Most of us have experienced trouble sleeping at one time or another. This is normal and usually temporary, due to stress or other outside factors. But if sleep problems are a regular occurrence and interfere with your daily life, you may be suffering from a sleep disorder. Sleep disorders cause more than just sleepiness. The lack of quality sleep can have a negative impact on your energy, emotional balance, and health. The good news? You don’t have to live with sleeping problems.
Sleep is a basic human need, as important for good health as diet and exercise. When we sleep, our bodies rest but our brains are active. Sleep lays the groundwork for a productive day ahead. Although most people need seven to nine hours of sleep each night to function well the next day, the National Sleep Foundation (NSF) 1998 Women and Sleep Poll found that the average woman aged 30-60 sleeps only six hours and forty-one minutes during the workweek.
A 2007 survey conducted by the National Sleep Foundation found that two-thirds of the women polled say they have had sleep problems a couple nights a week in the past month. That’s not good — unhealthy sleep patterns affect women’s health and might even lead to a shorter life span than men’s.
Women require about 20 more minutes of sleep than men do. That’s because they expend more mental energy each day—in other words, they multitask and use more of their brains. Sleep is the time when the brain regenerates, and since women’s brains have more work to do during slumber, they require more of it.
“For a similar sleep schedule, we find that women’s body clock causes them to fall asleep and wake up earlier than men,” said study author Diane B. Boivin in a statement. “The reason is simple: their body clock is shifted to a more easterly time zone. This observed difference between the sexes is essential for understanding why women are more prone to disturbed sleep than men.”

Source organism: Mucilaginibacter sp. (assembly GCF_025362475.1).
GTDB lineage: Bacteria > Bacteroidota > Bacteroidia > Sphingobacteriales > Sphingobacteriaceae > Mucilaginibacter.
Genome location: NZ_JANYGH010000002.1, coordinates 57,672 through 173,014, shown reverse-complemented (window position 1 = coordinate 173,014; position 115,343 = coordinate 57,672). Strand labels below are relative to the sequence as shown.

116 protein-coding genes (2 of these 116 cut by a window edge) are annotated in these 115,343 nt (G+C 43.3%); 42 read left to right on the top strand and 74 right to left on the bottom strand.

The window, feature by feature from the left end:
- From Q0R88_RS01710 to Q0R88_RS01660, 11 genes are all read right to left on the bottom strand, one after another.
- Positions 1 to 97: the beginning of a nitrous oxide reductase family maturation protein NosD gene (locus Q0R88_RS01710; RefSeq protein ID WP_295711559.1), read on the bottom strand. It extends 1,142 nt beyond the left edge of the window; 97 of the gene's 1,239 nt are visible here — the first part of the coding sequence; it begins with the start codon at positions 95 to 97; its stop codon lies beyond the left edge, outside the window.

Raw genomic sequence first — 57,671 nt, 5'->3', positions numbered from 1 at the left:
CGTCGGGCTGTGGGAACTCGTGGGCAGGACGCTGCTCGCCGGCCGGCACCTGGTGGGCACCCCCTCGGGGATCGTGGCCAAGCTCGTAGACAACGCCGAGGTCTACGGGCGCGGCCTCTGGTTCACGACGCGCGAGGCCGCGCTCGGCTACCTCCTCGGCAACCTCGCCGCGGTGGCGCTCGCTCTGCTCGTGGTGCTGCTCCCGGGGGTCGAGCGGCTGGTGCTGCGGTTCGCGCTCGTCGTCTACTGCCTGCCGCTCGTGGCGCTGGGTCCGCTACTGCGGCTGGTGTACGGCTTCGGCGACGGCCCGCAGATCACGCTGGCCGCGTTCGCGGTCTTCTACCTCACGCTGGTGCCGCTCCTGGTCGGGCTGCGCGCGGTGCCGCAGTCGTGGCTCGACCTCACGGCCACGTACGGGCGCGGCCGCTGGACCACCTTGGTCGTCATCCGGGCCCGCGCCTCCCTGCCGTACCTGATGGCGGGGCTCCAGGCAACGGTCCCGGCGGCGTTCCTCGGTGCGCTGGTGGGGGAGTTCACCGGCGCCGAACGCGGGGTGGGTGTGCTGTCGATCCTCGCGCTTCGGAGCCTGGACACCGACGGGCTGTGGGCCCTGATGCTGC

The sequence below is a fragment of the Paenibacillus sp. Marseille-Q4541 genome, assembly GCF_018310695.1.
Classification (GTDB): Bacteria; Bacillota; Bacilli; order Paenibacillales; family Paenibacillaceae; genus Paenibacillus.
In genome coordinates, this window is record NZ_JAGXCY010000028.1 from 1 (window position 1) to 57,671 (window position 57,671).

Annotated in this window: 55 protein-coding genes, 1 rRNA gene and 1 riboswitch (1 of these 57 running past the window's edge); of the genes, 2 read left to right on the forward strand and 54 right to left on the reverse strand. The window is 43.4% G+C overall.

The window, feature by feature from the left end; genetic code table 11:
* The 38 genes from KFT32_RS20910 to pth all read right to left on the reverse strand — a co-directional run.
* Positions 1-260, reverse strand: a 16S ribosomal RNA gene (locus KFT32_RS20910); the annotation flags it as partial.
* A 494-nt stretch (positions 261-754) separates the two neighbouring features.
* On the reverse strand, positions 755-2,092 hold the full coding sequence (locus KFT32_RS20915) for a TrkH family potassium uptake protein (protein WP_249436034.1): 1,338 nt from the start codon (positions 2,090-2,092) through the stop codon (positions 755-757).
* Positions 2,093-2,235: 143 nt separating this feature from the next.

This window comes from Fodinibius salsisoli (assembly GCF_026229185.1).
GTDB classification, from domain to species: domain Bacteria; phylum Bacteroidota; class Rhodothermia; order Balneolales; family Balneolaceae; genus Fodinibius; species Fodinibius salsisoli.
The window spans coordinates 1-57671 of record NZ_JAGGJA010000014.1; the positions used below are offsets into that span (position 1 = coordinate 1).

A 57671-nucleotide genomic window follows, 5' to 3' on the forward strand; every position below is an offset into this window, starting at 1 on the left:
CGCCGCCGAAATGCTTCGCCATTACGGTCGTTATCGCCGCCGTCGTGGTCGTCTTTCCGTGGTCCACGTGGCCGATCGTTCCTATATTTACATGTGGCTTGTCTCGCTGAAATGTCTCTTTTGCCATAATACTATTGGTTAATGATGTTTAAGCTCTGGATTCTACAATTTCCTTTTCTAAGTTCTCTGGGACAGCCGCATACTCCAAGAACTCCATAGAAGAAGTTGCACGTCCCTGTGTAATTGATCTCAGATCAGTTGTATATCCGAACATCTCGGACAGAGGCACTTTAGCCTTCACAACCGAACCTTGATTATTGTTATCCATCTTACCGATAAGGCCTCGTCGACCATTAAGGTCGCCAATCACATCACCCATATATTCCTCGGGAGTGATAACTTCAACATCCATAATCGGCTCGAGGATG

What makes woman’s brain more complex?
Significant differences exist between the male and female brains. Although what follows has been meticulously gathered from the research and writings of leading scientists and psychologists, it is by no means a hard and fast rule or description of every man and every woman. Every person is different and unique.
Do you feel like you’re always tired? Are you having trouble staying awake during prime time sitcoms? Most of us know what it’s like to be tired, especially when we have a cold, flu, or some other viral infection. But when you suffer from a constant lack of energy and ongoing fatigue, it may be time to check with your doctor.
How to improve your sleep quality
Falling asleep may seem like an impossible dream when you’re awake at 3 a.m., but good sleep is more under your control than you might think. Following healthy sleep habits can make the difference between restlessness and restful slumber. Researchers have identified a variety of practices and habits—known as “sleep hygiene”—that can help anyone maximize the hours they spend sleeping, even those whose sleep is affected by insomnia, jet lag, or shift work.
Stick to a sleep schedule of the same bedtime and wake up time, even on the weekends. This helps to regulate your body’s clock and could help you fall asleep and stay asleep for the night.
Create a room that’s ideal for sleeping. Often, this means cool, dark and quiet. Consider using room-darkening shades, earplugs, a fan or other devices to create an environment that suits your needs.
Fight after-dinner drowsiness. If you get sleepy way before your bedtime, get off the couch and do something mildly stimulating, such as washing the dishes, calling a friend, or getting clothes ready for the next day. If you give in to the drowsiness, you may wake up later in the night and have trouble getting back to sleep.
Melatonin is a hormone made by the pineal gland , a small gland in the brain. Melatonin helps control your sleep and wake cycles. Very small amounts of it are found in foods such as meats, grains, fruits, and vegetables. You can also buy it as a supplement.